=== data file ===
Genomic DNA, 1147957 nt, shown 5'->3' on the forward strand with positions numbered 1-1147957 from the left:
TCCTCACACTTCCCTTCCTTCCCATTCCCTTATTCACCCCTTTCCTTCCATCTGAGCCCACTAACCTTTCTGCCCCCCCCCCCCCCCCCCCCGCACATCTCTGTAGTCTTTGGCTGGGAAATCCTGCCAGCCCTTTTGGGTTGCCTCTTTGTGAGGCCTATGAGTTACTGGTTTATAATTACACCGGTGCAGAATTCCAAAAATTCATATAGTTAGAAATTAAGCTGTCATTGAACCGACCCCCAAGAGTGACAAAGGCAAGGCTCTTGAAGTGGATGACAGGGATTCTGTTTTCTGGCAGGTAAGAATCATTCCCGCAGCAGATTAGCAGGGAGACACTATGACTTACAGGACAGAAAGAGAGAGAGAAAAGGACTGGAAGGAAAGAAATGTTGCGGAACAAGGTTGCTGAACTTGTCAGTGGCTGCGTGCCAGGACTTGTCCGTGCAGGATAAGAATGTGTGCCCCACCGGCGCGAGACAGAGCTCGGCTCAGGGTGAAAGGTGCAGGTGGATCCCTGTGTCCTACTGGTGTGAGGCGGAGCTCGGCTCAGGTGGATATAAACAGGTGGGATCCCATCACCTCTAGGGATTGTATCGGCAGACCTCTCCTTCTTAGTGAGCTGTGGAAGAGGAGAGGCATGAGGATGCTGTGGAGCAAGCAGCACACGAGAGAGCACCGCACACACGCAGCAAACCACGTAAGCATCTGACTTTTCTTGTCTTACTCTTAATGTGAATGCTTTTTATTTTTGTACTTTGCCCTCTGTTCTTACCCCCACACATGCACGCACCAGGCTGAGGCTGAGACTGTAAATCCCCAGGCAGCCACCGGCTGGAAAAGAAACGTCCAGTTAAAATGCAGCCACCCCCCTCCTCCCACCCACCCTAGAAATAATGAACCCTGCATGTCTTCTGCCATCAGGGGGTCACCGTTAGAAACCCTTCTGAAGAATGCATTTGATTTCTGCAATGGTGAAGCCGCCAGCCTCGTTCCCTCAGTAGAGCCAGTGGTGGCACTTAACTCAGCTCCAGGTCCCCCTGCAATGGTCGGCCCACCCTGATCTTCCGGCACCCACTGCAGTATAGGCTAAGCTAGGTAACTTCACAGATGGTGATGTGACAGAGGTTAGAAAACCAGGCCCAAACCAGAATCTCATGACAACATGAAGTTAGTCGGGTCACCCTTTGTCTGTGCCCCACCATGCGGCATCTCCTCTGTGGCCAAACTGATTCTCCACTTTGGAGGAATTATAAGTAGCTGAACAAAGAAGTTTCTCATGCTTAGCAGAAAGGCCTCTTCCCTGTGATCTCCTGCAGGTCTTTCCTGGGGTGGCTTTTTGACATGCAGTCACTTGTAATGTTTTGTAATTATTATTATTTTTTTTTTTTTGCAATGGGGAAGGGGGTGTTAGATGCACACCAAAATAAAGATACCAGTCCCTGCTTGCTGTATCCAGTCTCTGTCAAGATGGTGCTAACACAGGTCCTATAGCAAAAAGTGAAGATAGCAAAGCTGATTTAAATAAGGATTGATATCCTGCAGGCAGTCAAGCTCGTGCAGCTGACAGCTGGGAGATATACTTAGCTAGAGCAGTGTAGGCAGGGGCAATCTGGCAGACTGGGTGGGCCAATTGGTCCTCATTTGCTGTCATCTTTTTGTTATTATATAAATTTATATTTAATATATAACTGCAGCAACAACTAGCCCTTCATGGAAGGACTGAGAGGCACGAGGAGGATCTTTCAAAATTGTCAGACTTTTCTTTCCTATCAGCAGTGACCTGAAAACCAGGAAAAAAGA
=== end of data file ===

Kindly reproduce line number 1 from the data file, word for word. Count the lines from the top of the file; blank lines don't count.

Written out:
Genomic DNA, 1147957 nt, shown 5'->3' on the forward strand with positions numbered 1-1147957 from the left: